J.P. Morgan Automated Investing at a glance
Pros: Where J.P. Morgan Automated Investing stands out
Like other robo-advisors, J.P. Morgan Automated Investing asks you a series of questions when you open an account. The service gauges your risk tolerance and goals – when you need the money, for what purpose and how much you can invest – then it crafts your portfolio based on those answers. You can do this even before you’ve officially opened the account, so you can see the portfolio types, the types of funds and the allocations.
The robo-advisor classifies its portfolios into four broad categories, with various hypothetical allocations:
- Conservative: 75 percent fixed income / 25 percent stock
- Moderate: 50 percent fixed income / 50 percent stock
- Growth: 25 percent fixed income / 75 percent stock
- Aggressive: 10 percent fixed income / 90 percent stock
After you’ve completed the questionnaire, the app will match you with a portfolio type (for example, a growth portfolio), and provide you with the preset allocations, down to the individual ETFs. If you don’t like that selection, you can usually pick an adjacent portfolio (say, moderate) and receive a different allocation. Or you can simply run through the questionnaire again with new answers to get a different allocation.
The portfolios are built using eight ETFs, which are then mixed and matched at different weightings.
If you’re selecting a retirement account – traditional and Roth IRAs are both available – you’ll also be able to use the robo-advisor’s “glide path strategy.” This strategy gradually moves your investments from an aggressive (more stock, less bonds) to conservative (less stock, more bonds) allocation as you approach your indicated retirement date.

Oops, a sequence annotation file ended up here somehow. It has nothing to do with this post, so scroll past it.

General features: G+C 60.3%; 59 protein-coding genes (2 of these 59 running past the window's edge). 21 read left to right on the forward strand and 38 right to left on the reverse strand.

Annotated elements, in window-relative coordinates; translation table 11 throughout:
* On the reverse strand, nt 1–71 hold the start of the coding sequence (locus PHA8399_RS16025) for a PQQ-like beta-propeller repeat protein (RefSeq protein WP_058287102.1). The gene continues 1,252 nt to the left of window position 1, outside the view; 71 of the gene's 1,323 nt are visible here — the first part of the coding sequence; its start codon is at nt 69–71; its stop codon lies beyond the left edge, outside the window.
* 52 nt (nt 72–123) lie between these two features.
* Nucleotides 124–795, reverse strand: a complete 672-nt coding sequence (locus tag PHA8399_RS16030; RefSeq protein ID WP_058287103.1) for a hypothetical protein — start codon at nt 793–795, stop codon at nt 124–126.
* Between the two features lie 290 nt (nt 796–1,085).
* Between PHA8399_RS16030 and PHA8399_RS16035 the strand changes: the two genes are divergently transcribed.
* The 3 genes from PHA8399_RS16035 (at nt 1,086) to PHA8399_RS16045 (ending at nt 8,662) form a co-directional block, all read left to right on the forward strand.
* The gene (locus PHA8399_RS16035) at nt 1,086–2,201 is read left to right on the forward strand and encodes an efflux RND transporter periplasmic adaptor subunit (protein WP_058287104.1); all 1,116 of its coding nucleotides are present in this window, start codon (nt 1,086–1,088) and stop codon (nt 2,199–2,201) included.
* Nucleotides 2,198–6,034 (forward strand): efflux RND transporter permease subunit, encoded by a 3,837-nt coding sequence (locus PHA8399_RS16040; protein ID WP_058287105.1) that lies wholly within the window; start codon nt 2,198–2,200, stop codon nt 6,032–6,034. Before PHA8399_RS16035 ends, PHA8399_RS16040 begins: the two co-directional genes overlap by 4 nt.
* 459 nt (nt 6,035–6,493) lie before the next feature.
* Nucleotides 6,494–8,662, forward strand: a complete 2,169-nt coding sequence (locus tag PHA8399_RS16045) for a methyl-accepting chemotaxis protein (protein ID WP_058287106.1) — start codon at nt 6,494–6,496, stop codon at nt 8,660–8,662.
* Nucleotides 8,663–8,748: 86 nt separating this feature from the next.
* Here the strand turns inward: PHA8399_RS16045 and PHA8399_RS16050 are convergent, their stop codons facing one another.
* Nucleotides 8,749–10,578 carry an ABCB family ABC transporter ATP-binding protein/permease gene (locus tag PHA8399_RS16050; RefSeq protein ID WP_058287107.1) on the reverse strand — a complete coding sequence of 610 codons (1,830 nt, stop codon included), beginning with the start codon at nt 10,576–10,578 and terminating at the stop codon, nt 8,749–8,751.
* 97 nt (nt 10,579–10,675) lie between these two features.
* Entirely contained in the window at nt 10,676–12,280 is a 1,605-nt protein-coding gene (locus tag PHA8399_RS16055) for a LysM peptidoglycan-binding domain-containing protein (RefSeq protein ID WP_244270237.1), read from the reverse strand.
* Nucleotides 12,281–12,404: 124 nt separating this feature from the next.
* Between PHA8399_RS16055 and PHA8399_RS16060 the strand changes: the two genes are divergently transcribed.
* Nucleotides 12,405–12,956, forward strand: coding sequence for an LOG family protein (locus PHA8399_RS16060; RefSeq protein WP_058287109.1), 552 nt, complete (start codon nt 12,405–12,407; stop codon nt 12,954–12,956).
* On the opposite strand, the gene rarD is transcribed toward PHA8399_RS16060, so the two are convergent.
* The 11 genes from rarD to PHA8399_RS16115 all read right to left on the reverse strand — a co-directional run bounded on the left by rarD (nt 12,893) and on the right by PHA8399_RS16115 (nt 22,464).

Mix of funds, but uneven costs
The mix of funds available at J.P. Morgan Automated Investing is on the lighter side, though it represents the most important asset classes. In other words, the robo-advisor can still build you a diversified portfolio even if it doesn’t use a huge number of funds to do so. About the only robo with a more limited selection of ETFs is Vanguard Digital Advisor, which runs with just four funds.
This limited selection may not be the worst thing in a financial industry that is often given over to needless complexity. Automated Investing does include eight funds covering the basics: U.S. stocks, REITs, emerging markets, developed markets and various bond funds.
The expense ratios on the funds are uneven, in part because the robo-advisor uses both actively managed and passively managed funds. For example, its U.S. stock fund charges a mere 0.02 percent, and it’s an index fund priced about the cheapest you can find anywhere. That equals a fee of about $2 a year for every $10,000 you have invested.
But its actively managed emerging-market fund charges 0.33 percent, while one active bond fund charges 0.4 percent, or fees of $33 and $40 for every $10,000 you have invested. These are not especially high in the fund world, but definitely on the higher side in the robo world.
It’s worth mentioning here that the robo-advisor will credit any fees you pay for its in-house ETFs to your management fee. For example, if you’re paying an average of 0.1 percent on J.P. Morgan ETFs, that amount will be credited as a payment of your management fee. That’s a move that Marcus Invest also makes, and it helps offset the conflict of interest in recommending its funds when other lower-cost funds are potentially available in the market.